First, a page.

Finally, is the family the root source of human values? Or the community? I think humans are communal animals more than familial animals. I believe the preponderance of our evolutionary history strongly argues for this perspective.

8 writes:

The black family unit was intact and doing well, with the huge factor of racism against it, for the first half of the 20th Century.

John writes:

Other examples of libertarian's contradictions are your thoughts 4 and 5 in the "Thoughts on September 11" post.

Kling, you should revise your thinking before calling yourself libertarian again!

General Specific writes:

8 writes: "The black family unit was intact and doing well, with the huge factor of racism against it, for the first half of the 20th Century."

I would like to see analysis on this topic. Any references?

If family is an important source of values and traditions, then I would expect a major distruption such as slavery to potentially wreak havoc on those traditions.

dan writes:

I think the argument is more or less incoherent. First, just because libertarianism is improved by a given model of the family does not mean that such a model is "the libertarian way." Libertarians can and do disagree with state planning of family structure, even if it might "hurt the economy."

However, it is not essential for a libertarian to disagree with paternalism for children anyway. An essential point in libertarian philosophy is that adults are responsible beings capable of handling individual liberty; children are simply not eligible. Whether this means the state should force people to subsidize child care is a matter, but the supposed liberty violations of children by their parents or even the state are not prima facie a concern for libertarians. Unless the writer believes that we should treat adults like children, she probably suffers from a similar "inconsistency." (She may well be a libertarian actually, I don't recognize her name and didn't bother to read the full piece, which may make this entire post somewhat off topic.)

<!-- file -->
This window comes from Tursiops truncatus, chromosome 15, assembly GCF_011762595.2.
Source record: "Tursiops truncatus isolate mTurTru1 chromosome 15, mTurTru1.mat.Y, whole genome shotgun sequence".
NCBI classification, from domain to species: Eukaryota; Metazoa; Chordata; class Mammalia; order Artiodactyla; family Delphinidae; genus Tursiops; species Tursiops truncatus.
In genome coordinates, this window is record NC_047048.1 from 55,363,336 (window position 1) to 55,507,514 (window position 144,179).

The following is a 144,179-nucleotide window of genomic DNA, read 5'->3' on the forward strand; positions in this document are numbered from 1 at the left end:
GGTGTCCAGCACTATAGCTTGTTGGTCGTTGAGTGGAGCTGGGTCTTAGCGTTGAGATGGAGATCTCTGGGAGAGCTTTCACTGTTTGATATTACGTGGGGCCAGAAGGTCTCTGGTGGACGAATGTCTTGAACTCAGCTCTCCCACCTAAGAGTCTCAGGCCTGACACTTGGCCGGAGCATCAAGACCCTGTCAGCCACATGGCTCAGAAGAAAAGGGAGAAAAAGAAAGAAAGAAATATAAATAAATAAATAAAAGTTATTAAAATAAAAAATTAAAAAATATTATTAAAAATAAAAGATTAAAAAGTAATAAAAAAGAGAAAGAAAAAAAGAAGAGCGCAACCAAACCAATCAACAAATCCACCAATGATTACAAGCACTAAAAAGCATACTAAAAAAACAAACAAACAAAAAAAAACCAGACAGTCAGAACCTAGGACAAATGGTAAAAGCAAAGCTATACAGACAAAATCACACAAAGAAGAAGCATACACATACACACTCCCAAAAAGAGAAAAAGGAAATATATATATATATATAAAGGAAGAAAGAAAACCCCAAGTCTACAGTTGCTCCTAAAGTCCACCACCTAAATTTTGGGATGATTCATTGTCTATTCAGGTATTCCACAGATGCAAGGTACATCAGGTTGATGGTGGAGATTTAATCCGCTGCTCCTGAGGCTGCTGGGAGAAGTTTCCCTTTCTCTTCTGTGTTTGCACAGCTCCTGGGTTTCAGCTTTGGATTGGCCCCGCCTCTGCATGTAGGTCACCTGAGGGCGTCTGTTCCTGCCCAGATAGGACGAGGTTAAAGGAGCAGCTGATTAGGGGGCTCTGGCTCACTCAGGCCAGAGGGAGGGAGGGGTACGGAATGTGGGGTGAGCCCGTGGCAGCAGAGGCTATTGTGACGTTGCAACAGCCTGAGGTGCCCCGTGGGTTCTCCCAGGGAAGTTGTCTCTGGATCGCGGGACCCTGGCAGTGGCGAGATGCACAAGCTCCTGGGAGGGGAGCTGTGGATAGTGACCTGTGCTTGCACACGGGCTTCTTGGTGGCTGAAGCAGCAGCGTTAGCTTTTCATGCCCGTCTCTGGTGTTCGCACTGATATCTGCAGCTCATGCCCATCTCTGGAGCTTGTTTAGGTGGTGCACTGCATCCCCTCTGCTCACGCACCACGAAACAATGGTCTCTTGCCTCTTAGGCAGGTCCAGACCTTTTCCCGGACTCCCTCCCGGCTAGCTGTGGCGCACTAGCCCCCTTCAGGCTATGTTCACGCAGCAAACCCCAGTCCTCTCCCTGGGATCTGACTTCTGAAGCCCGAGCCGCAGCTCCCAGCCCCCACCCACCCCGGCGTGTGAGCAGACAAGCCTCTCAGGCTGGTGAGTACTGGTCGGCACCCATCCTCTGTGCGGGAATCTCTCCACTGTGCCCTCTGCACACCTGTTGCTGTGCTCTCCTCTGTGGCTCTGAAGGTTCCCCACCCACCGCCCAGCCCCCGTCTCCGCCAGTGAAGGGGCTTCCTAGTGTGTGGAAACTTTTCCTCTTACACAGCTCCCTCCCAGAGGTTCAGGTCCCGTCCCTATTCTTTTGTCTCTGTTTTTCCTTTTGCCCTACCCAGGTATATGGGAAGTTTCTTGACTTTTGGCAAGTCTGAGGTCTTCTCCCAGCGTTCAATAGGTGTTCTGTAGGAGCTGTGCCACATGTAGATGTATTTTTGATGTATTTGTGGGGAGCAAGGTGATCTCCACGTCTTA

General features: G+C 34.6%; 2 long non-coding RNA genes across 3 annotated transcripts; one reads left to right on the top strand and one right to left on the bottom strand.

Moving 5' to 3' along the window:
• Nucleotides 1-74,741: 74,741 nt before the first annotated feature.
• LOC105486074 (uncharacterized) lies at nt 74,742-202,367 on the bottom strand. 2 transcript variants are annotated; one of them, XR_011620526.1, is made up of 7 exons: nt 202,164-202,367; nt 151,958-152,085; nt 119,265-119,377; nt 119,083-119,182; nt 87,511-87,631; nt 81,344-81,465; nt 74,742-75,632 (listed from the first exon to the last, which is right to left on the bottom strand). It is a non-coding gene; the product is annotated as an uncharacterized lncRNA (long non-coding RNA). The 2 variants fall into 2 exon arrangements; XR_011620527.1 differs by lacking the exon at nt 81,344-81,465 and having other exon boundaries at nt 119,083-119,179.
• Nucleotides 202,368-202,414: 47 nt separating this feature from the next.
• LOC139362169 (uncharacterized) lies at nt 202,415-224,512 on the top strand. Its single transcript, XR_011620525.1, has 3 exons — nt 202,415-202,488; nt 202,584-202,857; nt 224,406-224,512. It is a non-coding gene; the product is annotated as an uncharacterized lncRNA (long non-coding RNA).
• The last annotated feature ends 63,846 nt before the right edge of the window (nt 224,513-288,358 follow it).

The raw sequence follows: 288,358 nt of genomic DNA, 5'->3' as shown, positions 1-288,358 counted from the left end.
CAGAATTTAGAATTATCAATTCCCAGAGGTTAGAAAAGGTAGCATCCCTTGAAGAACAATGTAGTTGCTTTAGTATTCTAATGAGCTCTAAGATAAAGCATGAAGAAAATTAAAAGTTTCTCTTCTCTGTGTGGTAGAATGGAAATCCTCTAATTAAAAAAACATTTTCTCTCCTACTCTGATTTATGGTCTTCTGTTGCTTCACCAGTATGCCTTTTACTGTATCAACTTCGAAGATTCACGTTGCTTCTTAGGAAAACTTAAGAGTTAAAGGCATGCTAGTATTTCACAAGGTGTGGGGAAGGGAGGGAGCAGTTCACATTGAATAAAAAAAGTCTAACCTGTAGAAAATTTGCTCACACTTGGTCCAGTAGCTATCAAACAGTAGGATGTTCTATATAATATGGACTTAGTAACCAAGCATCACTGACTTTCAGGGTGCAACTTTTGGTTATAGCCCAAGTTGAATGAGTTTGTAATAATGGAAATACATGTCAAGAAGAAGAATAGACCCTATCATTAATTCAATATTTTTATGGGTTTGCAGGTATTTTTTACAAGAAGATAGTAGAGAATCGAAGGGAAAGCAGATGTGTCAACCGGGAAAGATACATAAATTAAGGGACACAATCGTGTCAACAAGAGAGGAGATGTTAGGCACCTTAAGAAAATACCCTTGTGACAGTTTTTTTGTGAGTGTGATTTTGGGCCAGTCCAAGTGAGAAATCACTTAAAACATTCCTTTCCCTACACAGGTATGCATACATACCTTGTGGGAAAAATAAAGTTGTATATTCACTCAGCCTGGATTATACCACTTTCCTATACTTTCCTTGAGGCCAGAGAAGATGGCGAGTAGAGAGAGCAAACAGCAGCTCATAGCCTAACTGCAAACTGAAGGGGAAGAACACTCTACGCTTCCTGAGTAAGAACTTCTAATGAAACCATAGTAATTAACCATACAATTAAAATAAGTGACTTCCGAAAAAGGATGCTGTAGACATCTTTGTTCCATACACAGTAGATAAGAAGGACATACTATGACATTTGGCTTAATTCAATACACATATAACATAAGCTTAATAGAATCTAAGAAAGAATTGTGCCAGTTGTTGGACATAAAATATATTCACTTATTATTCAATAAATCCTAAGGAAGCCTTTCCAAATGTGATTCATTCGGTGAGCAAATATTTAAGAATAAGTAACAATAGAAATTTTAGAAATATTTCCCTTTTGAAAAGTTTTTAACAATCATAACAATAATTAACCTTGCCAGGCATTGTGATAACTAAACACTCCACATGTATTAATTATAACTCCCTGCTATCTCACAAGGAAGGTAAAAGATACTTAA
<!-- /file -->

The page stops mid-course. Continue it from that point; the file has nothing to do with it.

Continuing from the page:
8 writes:

The question is how many libertarians are in fact libertines? I think Nick Gillespie has discussed this in another way: Kansas is more libertarian economically but he prefers the culture in NYC, so he accepts the restrictions.

8 writes:

General Specific,

I can't find anything at the moment, but I've heard Walter Williams describe the Harlem of his youth, and Thomas Sowell I believe has written about how companies like DuPont used to hire black engineers because they could pay them far less, so human capital accumulation was taking place even though the government reduced their return. Here's a link from a book stating that
black out of wedlock births were 12.6 percent in the 1920's versus 1.4 percent for whites.
So while slavery may have been responsible for that difference, the explosion in the 1960's across all races was caused by other factors.